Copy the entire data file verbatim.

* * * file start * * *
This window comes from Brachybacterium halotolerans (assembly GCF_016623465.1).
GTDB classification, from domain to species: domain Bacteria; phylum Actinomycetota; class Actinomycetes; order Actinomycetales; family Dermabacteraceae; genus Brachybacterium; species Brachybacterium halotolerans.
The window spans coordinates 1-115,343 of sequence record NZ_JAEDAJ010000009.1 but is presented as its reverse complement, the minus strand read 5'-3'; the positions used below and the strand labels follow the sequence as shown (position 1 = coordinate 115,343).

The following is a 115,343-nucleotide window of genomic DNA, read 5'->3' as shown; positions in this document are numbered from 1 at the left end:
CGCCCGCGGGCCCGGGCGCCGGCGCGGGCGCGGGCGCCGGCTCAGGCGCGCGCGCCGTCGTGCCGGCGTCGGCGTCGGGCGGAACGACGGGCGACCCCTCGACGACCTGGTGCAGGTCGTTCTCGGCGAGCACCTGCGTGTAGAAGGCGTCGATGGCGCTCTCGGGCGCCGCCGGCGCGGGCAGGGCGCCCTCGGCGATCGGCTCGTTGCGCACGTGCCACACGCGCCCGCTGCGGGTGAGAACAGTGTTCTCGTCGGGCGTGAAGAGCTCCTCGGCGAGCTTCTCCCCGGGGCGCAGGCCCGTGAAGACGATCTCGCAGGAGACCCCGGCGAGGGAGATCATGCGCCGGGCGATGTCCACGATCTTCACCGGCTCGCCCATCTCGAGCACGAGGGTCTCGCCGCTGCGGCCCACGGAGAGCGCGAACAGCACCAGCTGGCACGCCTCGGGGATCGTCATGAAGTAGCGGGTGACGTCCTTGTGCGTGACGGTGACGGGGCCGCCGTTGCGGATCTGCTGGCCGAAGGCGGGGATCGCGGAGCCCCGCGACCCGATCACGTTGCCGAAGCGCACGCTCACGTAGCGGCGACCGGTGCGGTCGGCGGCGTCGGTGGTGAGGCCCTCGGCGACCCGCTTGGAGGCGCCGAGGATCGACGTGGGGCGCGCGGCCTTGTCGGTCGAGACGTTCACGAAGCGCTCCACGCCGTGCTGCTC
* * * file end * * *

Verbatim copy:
This window comes from Brachybacterium halotolerans (assembly GCF_016623465.1).
GTDB classification, from domain to species: domain Bacteria; phylum Actinomycetota; class Actinomycetes; order Actinomycetales; family Dermabacteraceae; genus Brachybacterium; species Brachybacterium halotolerans.
The window spans coordinates 1-115,343 of sequence record NZ_JAEDAJ010000009.1 but is presented as its reverse complement, the minus strand read 5'-3'; the positions used below and the strand labels follow the sequence as shown (position 1 = coordinate 115,343).

The following is a 115,343-nucleotide window of genomic DNA, read 5'->3' as shown; positions in this document are numbered from 1 at the left end:
CGCCCGCGGGCCCGGGCGCCGGCGCGGGCGCGGGCGCCGGCTCAGGCGCGCGCGCCGTCGTGCCGGCGTCGGCGTCGGGCGGAACGACGGGCGACCCCTCGACGACCTGGTGCAGGTCGTTCTCGGCGAGCACCTGCGTGTAGAAGGCGTCGATGGCGCTCTCGGGCGCCGCCGGCGCGGGCAGGGCGCCCTCGGCGATCGGCTCGTTGCGCACGTGCCACACGCGCCCGCTGCGGGTGAGAACAGTGTTCTCGTCGGGCGTGAAGAGCTCCTCGGCGAGCTTCTCCCCGGGGCGCAGGCCCGTGAAGACGATCTCGCAGGAGACCCCGGCGAGGGAGATCATGCGCCGGGCGATGTCCACGATCTTCACCGGCTCGCCCATCTCGAGCACGAGGGTCTCGCCGCTGCGGCCCACGGAGAGCGCGAACAGCACCAGCTGGCACGCCTCGGGGATCGTCATGAAGTAGCGGGTGACGTCCTTGTGCGTGACGGTGACGGGGCCGCCGTTGCGGATCTGCTGGCCGAAGGCGGGGATCGCGGAGCCCCGCGACCCGATCACGTTGCCGAAGCGCACGCTCACGTAGCGGCGACCGGTGCGGTCGGCGGCGTCGGTGGTGAGGCCCTCGGCGACCCGCTTGGAGGCGCCGAGGATCGACGTGGGGCGCGCGGCCTTGTCGGTCGAGACGTTCACGAAGCGCTCCACGCCGTGCTGCTC